Wow; $192 for a 5.25" floppy disk drive
julesrichardsonuk at yahoo.co.uk
Thu Oct 19 15:28:03 CDT 2006
Chuck Guzis wrote:
> On 19 Oct 2006 at 14:16, Jules Richardson wrote:
>> I don't think you necessarily need anything like that much; I remember Dave
>> Dunfield and I discussing this a while back and it worked out at something
>> like a couple of hundred KB I'm sure.
> If you're going track-by-track, probably a couple hundred K is more
> than enough. But holding a complete 8" DSHD image runs to something
> like 6MB if you hang onto the whole histogram.
> I think you'd definitely want to have enough storage to hold a
> complete image--it'd make copying much simpler, no?
I don't see what it would gain you, though. You've still got the same amount
of data to transfer between host and device - and I bet someone can come up
with a situation where they'd want to just read or write a single track rather
than an entire image, which makes transferring an entire image wasteful
(particularly at RS232 speeds!)
Maybe someone can think of a situation where you *need* more than one track in
memory at once, though. (Note I'm not thinking at all about storage formats
which aren't track-based though)
> Besides, a few megabytes of RAM is nothing nowadays.
DRAM, no. In that sort of situation providing a SIMM / DIMM socket would seem
the best bet and people can populate it with whatever memory they have to
hand. There is the refresh issue then, though.
>> I don't know, what's a couple of hundred KB of memory, a CPU (say a Z80 for
>> sake of argument), a bit of ROM, and a serial interface chip, plus a bit of
>> glue logic?
> Probably use something a bit more common, say an ARM?
Possibly, depending on cost. I'd hope that something could typically be lashed
together (parts cost only) for about 20 bucks, though using a combination of
purchased bits and things from the parts bin . Beyond that and it's sort of
into catweasel territory (albeit with the convenience of an external device).
 8 bit CPUs, SRAM from old PC motherboards, SIO chips, RS232 connectors,
cables, old SIMMs, old DIMMs etc. are all easily available for free. For a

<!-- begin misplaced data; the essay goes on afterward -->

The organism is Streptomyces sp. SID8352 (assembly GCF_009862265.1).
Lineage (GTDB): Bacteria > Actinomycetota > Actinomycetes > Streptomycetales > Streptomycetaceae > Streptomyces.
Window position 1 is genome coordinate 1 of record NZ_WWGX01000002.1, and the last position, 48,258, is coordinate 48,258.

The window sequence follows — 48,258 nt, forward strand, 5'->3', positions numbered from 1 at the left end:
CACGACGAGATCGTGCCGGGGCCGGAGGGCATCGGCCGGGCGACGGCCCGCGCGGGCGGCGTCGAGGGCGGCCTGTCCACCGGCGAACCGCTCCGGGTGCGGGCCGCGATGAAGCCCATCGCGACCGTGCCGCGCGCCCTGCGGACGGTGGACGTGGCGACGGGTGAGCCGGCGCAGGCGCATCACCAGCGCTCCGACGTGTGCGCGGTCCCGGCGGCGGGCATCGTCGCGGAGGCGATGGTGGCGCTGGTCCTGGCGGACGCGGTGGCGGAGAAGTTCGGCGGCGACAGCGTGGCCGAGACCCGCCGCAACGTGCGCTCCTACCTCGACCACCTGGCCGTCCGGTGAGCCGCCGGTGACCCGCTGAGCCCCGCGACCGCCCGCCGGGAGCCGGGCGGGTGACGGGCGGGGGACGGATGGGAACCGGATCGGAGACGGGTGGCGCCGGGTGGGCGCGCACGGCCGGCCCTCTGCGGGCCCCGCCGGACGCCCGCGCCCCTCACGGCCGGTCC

design based around one of the common old 8-bit CPUs (say Z80 or 6502) the
main parts cost is probably the PCB itself.
> Not that I have anything against a Z80 (or Z180, or EZ80). Just that extra
> horsepower can be very nice, even if you don't need it right away.
Actually, a sister project (in a way) would be to oversample the raw data
stream from the drive heads in an attempt to read disks that otherwise
appeared dead, with software then doing the analysis of the waveform. I know
Dave has more than a few thoughts on that subject - and that does need a lot
more RAM and CPU horsepower to do.
For a 'simple' track-based design though I'd think that CPU choice comes
pretty much down to cost only, plus concerns about the average user's ability
to program the system with the necessary code after construction. (For
example, I can burn EPROMs. I could probably figure out how to program a PIC.
I would have absolutely no idea what to do with an FPGA, let alone be able to
contribute anything to the design :)
From the point of view of the host machine, the set of operations needed
isn't complex - something like 'assign parameters', 'read track', 'write
track', 'get error information', 'format track', 'seek', and possibly
something like 'download firmware'. It shouldn't actually be a complex device
- but it is best left to someone who has experience of building SBC-like
Transfer speed is a huge headache - 200KB or whatever at RS232 speeds is
painful. Repeat for 160 tracks and it becomes rather annoying! (It suggests
that some sort of simple compression scheme is needed)
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